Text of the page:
Thank you for reading. Willie Jones



Summer Blockbusters by Raven Devanney

May 7th, 2015

SumerMovies.2015.jpgThere’s cause for celebration because most of us are entering the final few weeks of the school year! And you know what that means - barbecues by the pool, lying on the beach, hanging out with friends and of course, summer blockbusters!

Summer is one of the biggest times of year for the movie industry. However, it isn’t always as successful as we hope. 2014 had the worst summer movie record in eight years with box office receipts down 30%. But there is still hope! Earlier this year, the market began picking back up in preparation for the 87th annual Oscars, with moviegoers everywhere hitting the theaters to catch up on the latest nominees for the awards.

With summer right around the corner, buzz surrounding upcoming films is visible all over social media. Pitch Perfect 2 is rolling into theaters on May 15th and I personally cannot wait to catch all the hilarity and breath-taking musical numbers that this film has in store. In 2012, Pitch Perfect slowly grossed $113m worldwide and had strong DVD sales, earning $135M in physical and digital sales. Forbes predicts that the sequel to this beloved film will earn even more revenue since it has gained such a large following over the years.

Spy, starring the hilarious Melissa McCarthy is set to hit theaters on June 5th - another comedy that I am very much looking forward to. This is the third movie that Melissa and Paul Feig have done together since Bridesmaids and received outstanding reviews after it was screened at South by Southwest a few months ago. RavenHeadshotLR.jpg

Jurassic World
follows close behind Spy with a release date of June 12th. Starring Chris Pratt and directed by Colin Trevorrow, this story takes place 22 years after Jurassic Park and features a luxury resort and theme park that has been built on the island. It will be interesting to see how this film works out since Steven Spielberg, Jurassic Park’s original mastermind and director, will not be behind this project. Rumors of the movie have been going on for the past 14 years and the anticipation is sure to result in a very successful turnout for the film.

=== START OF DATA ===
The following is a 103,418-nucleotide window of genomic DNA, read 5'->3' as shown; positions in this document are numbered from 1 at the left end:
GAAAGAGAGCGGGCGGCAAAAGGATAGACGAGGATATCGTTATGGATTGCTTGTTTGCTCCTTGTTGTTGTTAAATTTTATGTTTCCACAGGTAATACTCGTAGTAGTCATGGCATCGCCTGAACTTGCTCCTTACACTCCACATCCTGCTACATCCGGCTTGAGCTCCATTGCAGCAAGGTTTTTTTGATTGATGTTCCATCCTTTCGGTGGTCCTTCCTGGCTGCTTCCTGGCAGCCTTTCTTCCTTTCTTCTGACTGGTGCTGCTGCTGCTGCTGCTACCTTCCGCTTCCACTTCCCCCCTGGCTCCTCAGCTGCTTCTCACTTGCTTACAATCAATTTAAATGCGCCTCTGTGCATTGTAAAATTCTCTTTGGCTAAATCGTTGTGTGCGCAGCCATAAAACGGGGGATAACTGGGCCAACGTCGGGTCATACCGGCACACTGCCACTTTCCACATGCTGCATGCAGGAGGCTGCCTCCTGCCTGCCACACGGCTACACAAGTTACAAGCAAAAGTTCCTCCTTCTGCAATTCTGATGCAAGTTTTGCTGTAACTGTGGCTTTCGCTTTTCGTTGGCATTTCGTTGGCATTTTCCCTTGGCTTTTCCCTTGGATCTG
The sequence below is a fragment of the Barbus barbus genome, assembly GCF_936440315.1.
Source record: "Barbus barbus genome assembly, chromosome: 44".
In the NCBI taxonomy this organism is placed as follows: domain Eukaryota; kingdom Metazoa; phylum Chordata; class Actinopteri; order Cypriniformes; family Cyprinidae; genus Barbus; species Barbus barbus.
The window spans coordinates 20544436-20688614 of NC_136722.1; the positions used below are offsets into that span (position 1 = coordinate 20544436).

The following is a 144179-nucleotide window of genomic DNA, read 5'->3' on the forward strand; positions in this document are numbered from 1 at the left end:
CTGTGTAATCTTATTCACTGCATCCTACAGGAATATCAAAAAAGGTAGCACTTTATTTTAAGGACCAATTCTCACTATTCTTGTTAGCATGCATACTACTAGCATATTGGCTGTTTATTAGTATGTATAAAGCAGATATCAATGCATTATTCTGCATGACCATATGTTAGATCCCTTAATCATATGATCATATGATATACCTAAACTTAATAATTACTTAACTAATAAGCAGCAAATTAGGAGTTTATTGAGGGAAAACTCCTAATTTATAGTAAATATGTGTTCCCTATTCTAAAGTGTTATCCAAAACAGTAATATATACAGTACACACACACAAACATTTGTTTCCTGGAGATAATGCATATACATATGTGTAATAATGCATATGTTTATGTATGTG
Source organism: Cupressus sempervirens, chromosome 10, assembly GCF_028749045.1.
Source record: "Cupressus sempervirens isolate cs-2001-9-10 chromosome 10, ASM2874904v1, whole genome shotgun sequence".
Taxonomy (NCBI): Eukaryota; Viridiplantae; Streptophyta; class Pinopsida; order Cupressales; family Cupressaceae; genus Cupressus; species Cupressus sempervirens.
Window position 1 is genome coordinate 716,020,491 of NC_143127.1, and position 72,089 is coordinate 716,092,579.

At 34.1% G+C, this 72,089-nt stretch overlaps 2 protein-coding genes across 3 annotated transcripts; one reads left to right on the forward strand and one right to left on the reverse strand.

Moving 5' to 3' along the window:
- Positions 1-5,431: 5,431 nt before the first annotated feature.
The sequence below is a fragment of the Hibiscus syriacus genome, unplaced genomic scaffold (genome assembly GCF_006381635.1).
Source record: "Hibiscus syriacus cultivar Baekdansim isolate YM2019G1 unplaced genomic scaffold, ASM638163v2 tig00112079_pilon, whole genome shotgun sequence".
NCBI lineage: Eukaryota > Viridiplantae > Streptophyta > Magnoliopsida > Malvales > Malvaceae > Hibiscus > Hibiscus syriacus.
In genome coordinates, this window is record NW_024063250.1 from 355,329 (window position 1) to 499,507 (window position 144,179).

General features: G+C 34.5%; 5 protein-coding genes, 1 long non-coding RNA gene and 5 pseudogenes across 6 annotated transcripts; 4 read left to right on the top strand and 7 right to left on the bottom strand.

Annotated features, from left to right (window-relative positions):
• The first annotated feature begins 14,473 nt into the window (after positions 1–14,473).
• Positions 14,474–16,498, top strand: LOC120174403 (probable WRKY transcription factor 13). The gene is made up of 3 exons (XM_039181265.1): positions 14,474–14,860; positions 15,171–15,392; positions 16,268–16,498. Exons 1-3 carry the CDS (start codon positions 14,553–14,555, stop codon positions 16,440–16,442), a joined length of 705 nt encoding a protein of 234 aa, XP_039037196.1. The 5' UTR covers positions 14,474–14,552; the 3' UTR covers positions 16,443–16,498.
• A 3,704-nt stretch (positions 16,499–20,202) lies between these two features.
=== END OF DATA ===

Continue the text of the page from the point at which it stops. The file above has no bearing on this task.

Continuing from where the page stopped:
We are entering a busy time in the industry and many of the films set to hit the big screen make for a very promising summer. There are over 30 features film making their debut this summer, so make sure to check out as many as you can!

Early Stages of Color in Film By Keefer C. Blakeslee

May 2nd, 2015

The evolution of film is a vast subject. Whether it’s the development of technology, writing or performance by actors its growth continues to this day. I want to focus on a aspect of film that we take for granted but is a defining step in today’s modern film. That is the addition of color!

Today, color in films is nothing special but, back in the early 1900s it was revolutionary. Since the history of color in motion pictures has a long but fascinating timeline, I’m going to split this blog into two parts. In this blog I will be tackling the early stages of adding color.

If you asked people what the first movie filmed in color was, people would usually say, The Wizard of Oz. However, that was not the first colored film. That title goes to, Annabelle, Serpentine Dance by legendary film maker George Melies released in 1895. Melies hired people to hand paint his films, frame by frame, and this introduced the world to color. This led to people in the film industry creating different methods of adding color to their films.

Here are several techniques* that film makers have used:

Tinting: One of the earlier and widespread techniques used to apply color to film. The positive print is immersed into a variety of dye baths, scene by scene.

Toning: This is not the simple immersion of a film into a dye bath but involves a chemical reaction converting the silver image. There were two chemical recipes available for toning, either a one-bath or a two-bath process.

Stenciling: This method required manual cutting frame by frame. Usually the number of colors applied ranged from three to six. The process was highly improved by the introduction of a cutting machine. For every color, the stencil print was fed in register with the positive print into a printing machine where the acid dye was applied by a Keefer.2014.5.jpgcontinuous velvet band. Several hundred women performed the exacting task at the Pathé workshop in Vincennes.

These methods created early colored films and worked for some time. However, these methods were done after the film was made. And, they took a lot of time, patients, and money.

How did we move on to filming movies in color? Join me in the next blog and I will tell you.

*information comes from http://zauberklang.ch/filmcolors/